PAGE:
The death of George Floyd and the protests across the world continue to be a reminder of how deep the pain is in our society. We are reminded of the universally applicable Jewish value to love your neighbor as yourself.
When I was in elementary school, I was given an assignment to interview one of my grandparents about World War II. I chose to interview my Poppy Joe, who I knew had served in the army during that time, though I knew little else. We sat down in my grandparents’ kitchen and he told me all about how he flew planes over Burma. He had immigrated to the United States from Poland at 7 years old, and he was so proud to have served his country. And I was so proud to hear his story! I knew him as a small business owner who loved swing music and a good joke, and I had no idea about his military history. The interview revealed a completely new side of my grandfather to me, and I still treasure the recording of it to this day.
On behalf of the entire J staff and board of trustees, we look forward to reopening the fitness and tennis centers and outdoor pool this Sunday, May 31. So much has changed since we closed on March 16, and it is essential that you take the time to review a number of critically important documents to maximize everyone’s health and safety.
Over these past few months, it has quickly become a daily ritual in cities around the world to step outside and applaud the essential workers on the front lines of the COVID-19 pandemic. This is a small but meaningful way to honor those who are risking their lives for the health, safety and well-being of others. Countless YouTube videos show people cheering, singing, clapping, honking and singing in appreciation, and it is truly beautiful to watch.
As we plan to reopen the J, the health, safety and well-being of our members and staff continues to be our first priority. Our hearts are guided by our values of caring for those we serve, combined with the need to keep you healthy so we can all connect as a community more quickly.
After reviewing information, data, guidelines and recommendations provided by national, state and local leaders, healthcare providers and scientists, we have developed a plan for reopening in the safest way possible. We also recognize the need to be flexible, as information continues to change daily. We are eager to open again, as we have missed seeing all of you, yet meeting our community’s most critical needs takes priority over any other driving force.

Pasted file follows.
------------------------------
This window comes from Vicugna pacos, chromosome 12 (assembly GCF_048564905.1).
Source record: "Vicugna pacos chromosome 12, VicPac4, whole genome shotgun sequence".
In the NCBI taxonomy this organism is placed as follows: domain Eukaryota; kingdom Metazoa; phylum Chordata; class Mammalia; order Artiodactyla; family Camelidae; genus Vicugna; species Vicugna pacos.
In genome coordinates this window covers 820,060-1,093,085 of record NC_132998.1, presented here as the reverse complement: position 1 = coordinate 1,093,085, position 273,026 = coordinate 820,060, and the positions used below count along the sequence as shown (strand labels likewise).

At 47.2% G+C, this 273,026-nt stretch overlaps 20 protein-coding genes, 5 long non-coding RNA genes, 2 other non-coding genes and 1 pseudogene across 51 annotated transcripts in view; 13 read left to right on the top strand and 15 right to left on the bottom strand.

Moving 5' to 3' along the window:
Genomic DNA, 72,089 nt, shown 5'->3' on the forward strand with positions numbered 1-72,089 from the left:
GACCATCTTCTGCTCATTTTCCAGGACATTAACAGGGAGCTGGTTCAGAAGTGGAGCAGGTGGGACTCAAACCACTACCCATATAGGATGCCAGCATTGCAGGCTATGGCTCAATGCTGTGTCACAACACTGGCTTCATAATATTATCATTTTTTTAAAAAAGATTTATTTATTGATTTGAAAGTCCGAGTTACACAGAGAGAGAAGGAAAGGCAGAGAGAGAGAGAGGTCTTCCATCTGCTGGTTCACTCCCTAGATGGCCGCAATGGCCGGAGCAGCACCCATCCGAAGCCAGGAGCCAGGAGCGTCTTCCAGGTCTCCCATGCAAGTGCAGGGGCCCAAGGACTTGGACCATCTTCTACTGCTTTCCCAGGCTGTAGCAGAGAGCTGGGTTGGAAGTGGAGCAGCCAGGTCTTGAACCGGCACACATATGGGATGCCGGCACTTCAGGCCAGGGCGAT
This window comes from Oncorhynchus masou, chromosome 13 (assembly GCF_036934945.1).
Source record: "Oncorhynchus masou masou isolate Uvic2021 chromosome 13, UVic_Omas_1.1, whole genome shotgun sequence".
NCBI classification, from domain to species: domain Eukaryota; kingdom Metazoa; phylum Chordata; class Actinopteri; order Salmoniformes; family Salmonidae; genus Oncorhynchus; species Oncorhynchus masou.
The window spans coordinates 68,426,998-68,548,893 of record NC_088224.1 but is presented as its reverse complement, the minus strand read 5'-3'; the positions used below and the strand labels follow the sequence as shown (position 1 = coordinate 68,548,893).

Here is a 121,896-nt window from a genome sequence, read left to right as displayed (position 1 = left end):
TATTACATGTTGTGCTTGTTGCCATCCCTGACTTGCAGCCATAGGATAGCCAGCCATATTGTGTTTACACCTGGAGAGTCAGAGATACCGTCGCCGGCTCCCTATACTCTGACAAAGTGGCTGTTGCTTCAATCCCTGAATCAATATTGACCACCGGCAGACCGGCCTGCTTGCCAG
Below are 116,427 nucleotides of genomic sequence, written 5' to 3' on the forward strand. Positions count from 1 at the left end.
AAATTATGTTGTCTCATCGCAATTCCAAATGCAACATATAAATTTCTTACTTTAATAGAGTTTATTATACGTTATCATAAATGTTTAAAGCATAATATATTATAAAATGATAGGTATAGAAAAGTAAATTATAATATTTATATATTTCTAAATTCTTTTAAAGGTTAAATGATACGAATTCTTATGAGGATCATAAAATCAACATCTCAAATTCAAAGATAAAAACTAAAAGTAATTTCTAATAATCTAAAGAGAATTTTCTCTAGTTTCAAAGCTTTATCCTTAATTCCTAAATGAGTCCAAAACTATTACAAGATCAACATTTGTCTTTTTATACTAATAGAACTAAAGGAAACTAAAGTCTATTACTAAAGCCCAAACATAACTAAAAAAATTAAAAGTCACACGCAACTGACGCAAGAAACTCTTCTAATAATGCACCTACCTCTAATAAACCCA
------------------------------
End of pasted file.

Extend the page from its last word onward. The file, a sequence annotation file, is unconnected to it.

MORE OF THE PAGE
Thank you for your patience as we continue to evaluate and plan for the upcoming summer at the J. Our ongoing discussions have focused on how we can provide a meaningful summer experience to fulfill families’ child care needs in a safe and healthy environment. It remains our goal to provide such summer programming, though it will be very different from a typical summer.
I hope that this message finds you safe and well. Although none of us really know when the J will reopen, I do want to share with you that our staff and committees are conducting extensive research and partnering with many national and local entities to learn about ways that we will need to modify our operations to provide you with an environment that will ensure everyone's safety and well being.
A Jewish couple is shipwrecked on a desert island, stranded for years. Using materials from around the island, they build a house, a store, and a synagogue. Eventually, they've made a whole neighborhood.
One day, they are rescued by a passing ship. The sailors help them collect their few possessions and get ready to leave the island forever. Just before they depart, one of the sailors notices a second synagogue and asks, “Hey! Why’d you build two synagogues?”
With two weeks into social distancing and the city’s new stay at home order, we wanted to share some entertainment you can enjoy from the comfort of your own home. We know it doesn’t compare to being together in the theatre – greeting friends, catching up, and giving hugs, but we hope it helps provide a distraction in this challenging time. Until we can reconvene in person, we hope you enjoy these suggestions for books, movies, TV shows, and other ways to enjoy the arts all through a Jewish or Israeli lens.